Augusta native and Maine Game Warden Troy Thibodeau says he’s not sure just what to expect when Animal Planet’s “North Woods Law” returns — especially since he’s going to be a featured character in the reality TV show.

“For me, I had a little apprehension being on the show my first year,” he said. “I’m a pretty regular guy. I’m just trying to do the best I can. It will be interesting to see how it comes out on film.”

“North Woods Law” begins its second season Thursday, with the first of 10 new episodes that will run into April. On the show’s Facebook page, a photo of Thibodeau contains the text: “New warden, new crush?”

A film crew from the popular reality television show followed Thibodeau, 31, from the time he finished warden school in the summer of 2012 through his first hunting season last fall. The 2000 Cony High School graduate worked as a carpenter in the summers and on a boat for the National Oceanic and Atmospheric Administration in the winters before signing on as a part-time warden in 2010.

He’s now based in Kingfield, where he’s responsible for 10 townships.

Throughout the fall, there was either a camera mounted in his truck or a cameraman sitting next to him, capturing the exciting and the mundane, he said.


“The show is pretty real as far as reality TV goes,” he said. “It’s not like you do outtakes. I’ve learned a lot about how TV works.”

Thibodeau said he’ll watch the show with his wife, Samantha, and their children, a 3-year-old and a 10-month-old.

“It’s one of the best jobs in the world,” he said. “It’s a great job if you are self-motivated. There’s no one to tell me to go left or right when I pull out of the driveway every morning.”

Thibodeau and other wardens involved in the show think it’s been good for the warden service because it helps people understand what wardens do and how difficult the job can be.

The Maine game wardens have become celebrities of a sort since the show began airing on the cable channel last year.

Sgt. Tim Spahr was stunned when he attended an event at Maine Wildlife Park in Gray last year and saw people waiting in line for hours to meet him and other warden stars of “North Woods Law.”


“I can just imagine if somebody is really famous, how hard that must be,” said Spahr, 53, of Kennebunk. “The reaction has been very strong, particularly from young people who are maybe getting to see what wardens do for the first time.”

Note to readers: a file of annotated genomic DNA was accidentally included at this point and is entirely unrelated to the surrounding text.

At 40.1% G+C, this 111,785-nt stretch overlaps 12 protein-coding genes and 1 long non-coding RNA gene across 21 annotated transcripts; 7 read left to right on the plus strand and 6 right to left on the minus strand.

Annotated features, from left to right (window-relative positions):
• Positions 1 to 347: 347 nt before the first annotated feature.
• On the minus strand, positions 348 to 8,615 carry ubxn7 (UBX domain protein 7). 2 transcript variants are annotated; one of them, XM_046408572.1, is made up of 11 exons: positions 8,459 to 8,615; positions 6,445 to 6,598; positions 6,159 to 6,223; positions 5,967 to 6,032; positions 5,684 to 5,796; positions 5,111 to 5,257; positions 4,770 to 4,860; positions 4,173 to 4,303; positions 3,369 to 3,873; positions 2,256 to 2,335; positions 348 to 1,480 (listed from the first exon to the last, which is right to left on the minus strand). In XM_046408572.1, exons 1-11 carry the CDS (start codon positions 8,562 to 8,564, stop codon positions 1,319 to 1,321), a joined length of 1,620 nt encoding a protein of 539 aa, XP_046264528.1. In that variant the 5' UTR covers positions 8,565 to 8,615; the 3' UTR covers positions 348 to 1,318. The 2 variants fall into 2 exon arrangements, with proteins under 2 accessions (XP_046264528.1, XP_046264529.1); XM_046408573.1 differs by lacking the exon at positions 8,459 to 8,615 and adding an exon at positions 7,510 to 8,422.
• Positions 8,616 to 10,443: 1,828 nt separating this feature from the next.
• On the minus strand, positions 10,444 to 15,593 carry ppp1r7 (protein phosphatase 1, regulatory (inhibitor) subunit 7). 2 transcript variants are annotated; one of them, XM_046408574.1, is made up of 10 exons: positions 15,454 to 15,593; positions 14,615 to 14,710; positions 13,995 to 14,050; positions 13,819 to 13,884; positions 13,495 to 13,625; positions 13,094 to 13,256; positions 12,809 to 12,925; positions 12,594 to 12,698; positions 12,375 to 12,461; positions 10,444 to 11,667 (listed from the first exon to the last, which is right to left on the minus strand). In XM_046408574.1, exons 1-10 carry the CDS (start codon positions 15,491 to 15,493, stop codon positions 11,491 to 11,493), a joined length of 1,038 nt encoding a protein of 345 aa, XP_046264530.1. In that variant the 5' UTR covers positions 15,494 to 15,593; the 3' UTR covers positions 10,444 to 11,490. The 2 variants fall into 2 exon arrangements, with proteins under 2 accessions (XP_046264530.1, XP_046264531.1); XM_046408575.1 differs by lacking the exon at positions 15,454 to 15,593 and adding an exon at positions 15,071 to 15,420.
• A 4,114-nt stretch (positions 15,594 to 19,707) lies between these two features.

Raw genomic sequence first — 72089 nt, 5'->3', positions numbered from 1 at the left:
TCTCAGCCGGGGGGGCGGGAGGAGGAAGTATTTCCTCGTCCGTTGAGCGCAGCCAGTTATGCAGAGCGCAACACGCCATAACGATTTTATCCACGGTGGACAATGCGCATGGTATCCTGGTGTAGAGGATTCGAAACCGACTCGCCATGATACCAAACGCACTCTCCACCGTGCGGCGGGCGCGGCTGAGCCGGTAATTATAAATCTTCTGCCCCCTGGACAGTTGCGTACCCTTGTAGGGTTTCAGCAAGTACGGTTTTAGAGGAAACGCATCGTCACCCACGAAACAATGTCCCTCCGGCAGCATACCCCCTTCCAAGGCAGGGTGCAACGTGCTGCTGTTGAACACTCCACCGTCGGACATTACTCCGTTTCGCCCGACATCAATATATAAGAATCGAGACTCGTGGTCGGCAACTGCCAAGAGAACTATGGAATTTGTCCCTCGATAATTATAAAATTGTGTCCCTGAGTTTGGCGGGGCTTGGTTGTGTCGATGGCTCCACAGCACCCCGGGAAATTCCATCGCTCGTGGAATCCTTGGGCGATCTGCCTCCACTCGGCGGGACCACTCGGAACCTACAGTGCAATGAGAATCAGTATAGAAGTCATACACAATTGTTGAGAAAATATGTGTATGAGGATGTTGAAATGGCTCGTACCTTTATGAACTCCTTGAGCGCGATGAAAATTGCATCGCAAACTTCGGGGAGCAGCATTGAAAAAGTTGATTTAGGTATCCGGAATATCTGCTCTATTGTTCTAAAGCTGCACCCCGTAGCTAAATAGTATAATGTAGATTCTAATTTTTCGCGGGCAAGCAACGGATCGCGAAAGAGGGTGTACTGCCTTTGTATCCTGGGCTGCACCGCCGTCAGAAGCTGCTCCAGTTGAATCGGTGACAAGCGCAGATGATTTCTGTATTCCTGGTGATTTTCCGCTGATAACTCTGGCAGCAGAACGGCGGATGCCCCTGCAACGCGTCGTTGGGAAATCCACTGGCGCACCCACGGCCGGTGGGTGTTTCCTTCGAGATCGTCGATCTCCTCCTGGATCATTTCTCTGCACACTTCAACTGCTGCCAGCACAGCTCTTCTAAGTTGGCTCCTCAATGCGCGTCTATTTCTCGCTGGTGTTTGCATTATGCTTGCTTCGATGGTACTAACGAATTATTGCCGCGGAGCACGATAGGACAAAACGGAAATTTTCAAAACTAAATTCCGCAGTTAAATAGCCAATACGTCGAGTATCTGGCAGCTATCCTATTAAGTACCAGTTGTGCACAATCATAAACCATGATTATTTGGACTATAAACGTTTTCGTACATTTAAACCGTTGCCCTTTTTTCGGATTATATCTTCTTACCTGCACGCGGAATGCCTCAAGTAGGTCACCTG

“North Woods Law” is shot entirely in Maine. It follows wardens around the state as they search for missing persons, track illegal hunters, go on drug raids, free trapped animals or enforce all-terrain vehicle regulations. Episodes have been shot at all times of the year and in every part of Maine, including moose encounters near Jackman and contact with snowmobilers in Rangeley.

The show is produced by Engel Entertainment, a production company that has made documentary series for Discovery, Travel Channel and History. The company wanted to do a show with game wardens in Maine because it seemed like “uncharted TV territory,” said Jessica Winchell Morsa, the show’s executive producer.

“It’s a very special and unique place, with the accents, the people, the seasons, the terrain. There’s just a lot there,” Morsa said. “And the job of a game warden there is so interesting.”

The Maine Warden Service agreed to do the show only after researching Engel Entertainment’s other shows, and deciding the production company probably would present a straightforward look at what the wardens do, said Cpl. John MacDonald, the liaison between the service and the show. He said other proposals for “reality” shows based on the wardens were proposed but rejected.

The state doesn’t get any money for cooperating on the show, but MacDonald said it’s a valuable educational tool.


“We wanted to highlight the mission of the service and help people understand what we do — what the difference is, for instance, between a warden and a forest ranger,” he said. “So we weren’t interested in a show that would have re-enactments or exaggerations. We thought this company (Engel) would strike the right balance for us.”

The 95 or so field officers of the Maine Warden Service are basically “off-road law enforcement officers,” MacDonald said. Wardens attend the police academy and a warden academy, and are armed in the field.

They are part of a bureau within the Department of Inland Fisheries and Wildlife, so they enforce laws related to hunting and fishing and do all sorts of law enforcement activity in natural areas — places where other law enforcement officers aren’t as well equipped or trained to get to. So in terms of fodder for a show, “North Woods Law” has a lot to choose from.

On one upcoming episode, Spahr is charged with investigating deer traps set up to protect an illegal marijuana patch. Another upcoming episode will feature wardens searching for a boy lost in the woods. The episode airing Thursday was shot last summer and includes encounters with ATV riders and a search for an illegal alligator.

For most episodes, wardens are followed by two camera operators and a field producer, said Devon Platte, the show’s co-executive producer and a Portland resident whose past credits include “The Amazing Race” for CBS.

Platte said an important part of the relationship between the crews and the wardens is trust.


“We have to keep up with the wardens, not slow them down, and show them they can trust us,” Platte said. “Early on, I think we figured that out, and it’s worked out for everyone.”

Susan Cover — 621-5643

Ray Routhier — 791-6454

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